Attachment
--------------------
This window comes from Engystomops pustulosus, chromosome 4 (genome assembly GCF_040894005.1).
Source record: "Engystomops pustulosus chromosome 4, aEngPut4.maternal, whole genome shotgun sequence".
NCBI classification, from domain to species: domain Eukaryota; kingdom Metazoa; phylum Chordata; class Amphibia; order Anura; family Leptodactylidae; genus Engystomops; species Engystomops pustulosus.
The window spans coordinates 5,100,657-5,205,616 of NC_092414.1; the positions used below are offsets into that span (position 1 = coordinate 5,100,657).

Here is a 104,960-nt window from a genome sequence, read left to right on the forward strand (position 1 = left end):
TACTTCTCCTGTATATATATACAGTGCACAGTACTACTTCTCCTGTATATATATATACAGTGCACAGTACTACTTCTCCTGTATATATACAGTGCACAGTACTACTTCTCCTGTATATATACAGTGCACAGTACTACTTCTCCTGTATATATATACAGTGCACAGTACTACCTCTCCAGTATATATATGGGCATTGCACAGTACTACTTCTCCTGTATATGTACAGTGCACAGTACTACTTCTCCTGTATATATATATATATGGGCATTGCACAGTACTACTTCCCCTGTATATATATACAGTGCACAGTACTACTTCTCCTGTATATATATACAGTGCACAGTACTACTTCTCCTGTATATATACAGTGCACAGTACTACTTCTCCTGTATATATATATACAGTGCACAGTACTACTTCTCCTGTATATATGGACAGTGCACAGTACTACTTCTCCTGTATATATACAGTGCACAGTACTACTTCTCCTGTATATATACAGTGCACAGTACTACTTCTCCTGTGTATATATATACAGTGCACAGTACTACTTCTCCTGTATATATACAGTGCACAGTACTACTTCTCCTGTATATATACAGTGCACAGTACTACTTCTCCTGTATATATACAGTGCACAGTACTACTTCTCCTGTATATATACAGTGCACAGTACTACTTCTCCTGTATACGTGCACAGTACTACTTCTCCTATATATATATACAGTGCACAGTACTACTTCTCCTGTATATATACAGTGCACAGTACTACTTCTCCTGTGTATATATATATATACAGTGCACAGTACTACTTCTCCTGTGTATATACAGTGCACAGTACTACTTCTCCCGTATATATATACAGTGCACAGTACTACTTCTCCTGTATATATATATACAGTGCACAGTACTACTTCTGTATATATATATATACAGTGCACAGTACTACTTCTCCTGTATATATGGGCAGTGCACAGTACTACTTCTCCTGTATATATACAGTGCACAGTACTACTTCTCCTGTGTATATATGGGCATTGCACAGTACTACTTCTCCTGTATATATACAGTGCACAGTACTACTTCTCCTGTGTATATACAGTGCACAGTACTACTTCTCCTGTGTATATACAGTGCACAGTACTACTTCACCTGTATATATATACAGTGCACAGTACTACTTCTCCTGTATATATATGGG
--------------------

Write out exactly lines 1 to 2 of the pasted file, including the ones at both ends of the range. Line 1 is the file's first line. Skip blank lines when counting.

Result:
This window comes from Engystomops pustulosus, chromosome 4 (genome assembly GCF_040894005.1).
Source record: "Engystomops pustulosus chromosome 4, aEngPut4.maternal, whole genome shotgun sequence".